Again, the fact that drugs primarily used for diabetes are effective for things as seemingly unrelated as PCOS, erectile dysfunction, and BPH, suggests these three conditions share a common origin: chronic hyperinsulinemia.
Take Home Message
It’s time to realize that type 2 diabetes and obesity are merely the tip of a much bigger iceberg of modern health issues rooted in chronically high insulin. Maybe it’s even time for a new acronym: MIRS—male insulin resistance syndrome.
If you’re a man dealing with problems known or suspected to be driven by chronic hyperinsulinemia, consider adopting a ketogenic diet or low-carb diet to bring your insulin levels down. Considering the amazing keto-friendly food you can eat when you reduce your carb intake, getting healthy never tasted so good!
Intermittent fasting is another strategy that can help improve insulin levels, and regular exercise may also be beneficial (25).
Source: Article by Amy Berger, MS, CNS, NTP (https://ketodietapp.com/Blog/lchf/hyperinsulinemia-and-mens-health-is-there-a-male-equivalent-to-pcos)
It’s the human diet. One size really does fit all.
When it comes to diet, it is often said that one size does not fit all. Different people fare better on different diets. I demur on this: one size — with a few personalized tweaks here and there — really does fit all. That may not be a popular stance, but I shall now set out the case for the defence.
Throughout the course of evolution many species of humans have roamed this globe, often coexisting. How strange it must have been, to occasionally encounter those “others.” But today we are alone, the last remaining species belonging to the Homo genus, which emerged over two million years ago. Sapiens is literally the last Homo standing.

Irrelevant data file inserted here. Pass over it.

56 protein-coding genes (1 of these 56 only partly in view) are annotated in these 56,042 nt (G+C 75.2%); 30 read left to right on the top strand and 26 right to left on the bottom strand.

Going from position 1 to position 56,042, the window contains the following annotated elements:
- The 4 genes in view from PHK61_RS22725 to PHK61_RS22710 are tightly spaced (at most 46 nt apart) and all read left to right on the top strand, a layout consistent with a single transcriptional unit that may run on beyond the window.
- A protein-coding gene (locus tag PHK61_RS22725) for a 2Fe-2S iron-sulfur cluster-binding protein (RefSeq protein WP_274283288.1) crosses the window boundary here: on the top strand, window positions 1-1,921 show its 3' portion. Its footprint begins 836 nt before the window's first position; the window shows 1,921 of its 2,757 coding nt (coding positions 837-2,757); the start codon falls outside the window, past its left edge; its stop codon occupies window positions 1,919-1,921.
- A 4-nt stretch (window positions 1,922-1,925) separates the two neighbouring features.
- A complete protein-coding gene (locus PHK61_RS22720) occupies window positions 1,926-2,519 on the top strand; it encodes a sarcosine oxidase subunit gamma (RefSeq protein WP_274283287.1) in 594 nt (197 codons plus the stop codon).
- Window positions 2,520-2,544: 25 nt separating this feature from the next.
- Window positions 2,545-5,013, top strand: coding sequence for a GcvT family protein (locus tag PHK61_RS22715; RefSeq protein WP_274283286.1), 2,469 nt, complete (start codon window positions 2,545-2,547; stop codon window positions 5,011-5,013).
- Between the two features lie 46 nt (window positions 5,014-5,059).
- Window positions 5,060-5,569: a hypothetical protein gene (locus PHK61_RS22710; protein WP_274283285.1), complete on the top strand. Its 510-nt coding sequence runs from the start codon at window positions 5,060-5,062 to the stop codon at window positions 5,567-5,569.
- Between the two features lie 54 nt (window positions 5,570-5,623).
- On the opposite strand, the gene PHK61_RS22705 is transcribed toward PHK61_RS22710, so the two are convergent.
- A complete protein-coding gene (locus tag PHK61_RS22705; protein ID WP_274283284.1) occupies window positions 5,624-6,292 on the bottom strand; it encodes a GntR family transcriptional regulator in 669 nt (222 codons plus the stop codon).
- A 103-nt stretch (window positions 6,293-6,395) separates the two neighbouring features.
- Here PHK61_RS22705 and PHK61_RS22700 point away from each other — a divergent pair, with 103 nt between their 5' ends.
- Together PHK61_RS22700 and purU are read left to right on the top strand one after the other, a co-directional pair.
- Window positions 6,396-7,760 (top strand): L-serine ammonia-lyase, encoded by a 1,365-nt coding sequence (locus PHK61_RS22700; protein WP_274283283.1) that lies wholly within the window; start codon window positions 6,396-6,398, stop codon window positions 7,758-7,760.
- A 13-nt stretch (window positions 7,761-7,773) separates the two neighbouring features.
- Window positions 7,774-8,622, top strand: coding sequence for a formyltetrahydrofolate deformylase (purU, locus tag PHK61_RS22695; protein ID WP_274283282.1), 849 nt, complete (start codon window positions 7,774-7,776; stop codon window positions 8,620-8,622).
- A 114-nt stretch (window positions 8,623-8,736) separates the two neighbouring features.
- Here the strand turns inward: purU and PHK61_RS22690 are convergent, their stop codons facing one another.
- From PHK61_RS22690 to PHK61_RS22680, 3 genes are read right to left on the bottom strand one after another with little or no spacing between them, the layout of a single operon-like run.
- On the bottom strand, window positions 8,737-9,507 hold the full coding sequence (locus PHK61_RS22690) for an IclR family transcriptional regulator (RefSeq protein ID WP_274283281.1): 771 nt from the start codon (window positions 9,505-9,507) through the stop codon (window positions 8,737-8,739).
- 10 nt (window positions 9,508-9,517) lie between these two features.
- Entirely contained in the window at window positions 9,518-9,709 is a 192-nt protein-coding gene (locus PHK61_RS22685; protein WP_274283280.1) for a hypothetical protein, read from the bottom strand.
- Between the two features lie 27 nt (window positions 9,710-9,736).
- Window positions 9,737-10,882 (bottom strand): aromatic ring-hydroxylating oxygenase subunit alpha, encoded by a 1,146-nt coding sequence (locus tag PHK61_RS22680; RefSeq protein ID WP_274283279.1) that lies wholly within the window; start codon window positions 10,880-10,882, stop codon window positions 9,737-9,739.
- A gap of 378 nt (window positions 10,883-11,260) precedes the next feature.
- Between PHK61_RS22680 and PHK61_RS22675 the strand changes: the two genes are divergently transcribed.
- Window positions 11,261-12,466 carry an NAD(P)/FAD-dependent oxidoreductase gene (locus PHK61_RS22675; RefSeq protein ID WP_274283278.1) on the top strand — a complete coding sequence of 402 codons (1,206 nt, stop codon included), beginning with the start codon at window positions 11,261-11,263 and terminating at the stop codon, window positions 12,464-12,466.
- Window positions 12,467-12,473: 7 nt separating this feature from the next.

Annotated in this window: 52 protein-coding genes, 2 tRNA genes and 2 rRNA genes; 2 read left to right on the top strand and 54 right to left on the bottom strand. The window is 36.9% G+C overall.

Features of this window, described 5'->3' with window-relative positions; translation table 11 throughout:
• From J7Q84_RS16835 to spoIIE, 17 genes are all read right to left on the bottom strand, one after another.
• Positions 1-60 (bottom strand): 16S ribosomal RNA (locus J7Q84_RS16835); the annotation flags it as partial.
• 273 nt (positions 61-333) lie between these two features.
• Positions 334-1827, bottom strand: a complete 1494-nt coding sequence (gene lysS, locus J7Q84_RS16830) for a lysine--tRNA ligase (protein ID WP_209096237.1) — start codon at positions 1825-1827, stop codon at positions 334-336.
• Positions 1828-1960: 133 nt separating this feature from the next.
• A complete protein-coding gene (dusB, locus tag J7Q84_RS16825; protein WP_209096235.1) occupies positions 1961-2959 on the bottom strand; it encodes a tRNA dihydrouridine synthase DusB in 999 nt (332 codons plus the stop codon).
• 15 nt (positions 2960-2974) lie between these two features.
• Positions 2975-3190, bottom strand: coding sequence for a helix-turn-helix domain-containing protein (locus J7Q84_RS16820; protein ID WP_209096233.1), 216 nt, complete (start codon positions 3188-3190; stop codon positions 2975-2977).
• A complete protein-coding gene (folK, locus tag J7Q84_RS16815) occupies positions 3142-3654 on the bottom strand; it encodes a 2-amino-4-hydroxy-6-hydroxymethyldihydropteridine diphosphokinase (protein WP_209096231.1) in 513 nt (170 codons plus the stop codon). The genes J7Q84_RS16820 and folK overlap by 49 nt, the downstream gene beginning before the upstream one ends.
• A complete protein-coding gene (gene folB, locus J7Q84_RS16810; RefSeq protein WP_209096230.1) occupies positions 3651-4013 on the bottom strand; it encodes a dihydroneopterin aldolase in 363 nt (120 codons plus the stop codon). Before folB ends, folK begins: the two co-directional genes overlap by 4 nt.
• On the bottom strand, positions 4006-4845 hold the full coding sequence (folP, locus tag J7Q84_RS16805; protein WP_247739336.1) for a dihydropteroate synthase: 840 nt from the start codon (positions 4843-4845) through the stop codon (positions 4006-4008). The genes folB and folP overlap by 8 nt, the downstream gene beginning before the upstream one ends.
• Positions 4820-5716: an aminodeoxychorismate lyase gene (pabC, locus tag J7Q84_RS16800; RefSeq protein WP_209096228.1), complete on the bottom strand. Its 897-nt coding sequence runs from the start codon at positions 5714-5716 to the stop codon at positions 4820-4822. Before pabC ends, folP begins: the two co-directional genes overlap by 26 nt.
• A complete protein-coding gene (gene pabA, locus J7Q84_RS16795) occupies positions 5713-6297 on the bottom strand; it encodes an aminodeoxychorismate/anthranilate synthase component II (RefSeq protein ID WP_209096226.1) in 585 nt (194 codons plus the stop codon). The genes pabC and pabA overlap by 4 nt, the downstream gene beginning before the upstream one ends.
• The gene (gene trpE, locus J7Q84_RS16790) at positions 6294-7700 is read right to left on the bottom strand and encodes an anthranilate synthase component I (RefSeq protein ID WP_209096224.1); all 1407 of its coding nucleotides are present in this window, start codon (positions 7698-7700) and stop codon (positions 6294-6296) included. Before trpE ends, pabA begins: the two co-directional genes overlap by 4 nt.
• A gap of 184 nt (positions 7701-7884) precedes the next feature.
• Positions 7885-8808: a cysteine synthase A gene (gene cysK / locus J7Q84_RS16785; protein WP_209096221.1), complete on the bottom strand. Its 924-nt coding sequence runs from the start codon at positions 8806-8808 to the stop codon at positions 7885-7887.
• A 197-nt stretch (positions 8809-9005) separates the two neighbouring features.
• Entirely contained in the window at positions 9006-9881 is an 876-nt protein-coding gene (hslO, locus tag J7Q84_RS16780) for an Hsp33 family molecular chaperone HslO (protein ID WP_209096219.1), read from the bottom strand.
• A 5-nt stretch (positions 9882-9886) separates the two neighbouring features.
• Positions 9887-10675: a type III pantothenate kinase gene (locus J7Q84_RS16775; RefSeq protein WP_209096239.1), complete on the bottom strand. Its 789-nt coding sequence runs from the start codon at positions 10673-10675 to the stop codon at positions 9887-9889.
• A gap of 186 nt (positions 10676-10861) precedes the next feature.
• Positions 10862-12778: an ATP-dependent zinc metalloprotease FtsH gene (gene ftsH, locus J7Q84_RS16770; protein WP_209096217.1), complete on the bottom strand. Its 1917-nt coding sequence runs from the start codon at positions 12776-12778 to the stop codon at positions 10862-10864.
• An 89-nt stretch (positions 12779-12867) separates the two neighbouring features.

Meet the family
When in 2003 the mapping of the human genome was completed, the heartening discovery was made that we are all related to each other. We modern humans can trace our origins to East Africa, our ancestral homeland. That is where Homo sapiens appeared, 200,000–300,000 years ago. We began to move into Asia something like 50,000–80,000 years ago. Before you knew it, we were everywhere, and doing a remarkable job of adapting and surviving.
The genes we carry today were determined in Africa. We are little changed since the end of the Paleolithic era, which represents 99.5% of human history. Our ancient genome has an average mutation rate of 0.5% per million years, meaning it “still resides for the greater part in the Paleolithic era.”
And so to food, and what to eat.
In order to answer that, we need to understand the “nutritional milieu” in which the genetic make-up of H. sapiens was established.
That is not to say that we should all be eating what is often referred to as the “Paleo” diet. Essentially, there is no such thing. Much of our success as a species can be ascribed to our adaptability to whatever environment we settled in as we migrated away from our original homeland. The menu varied wildly.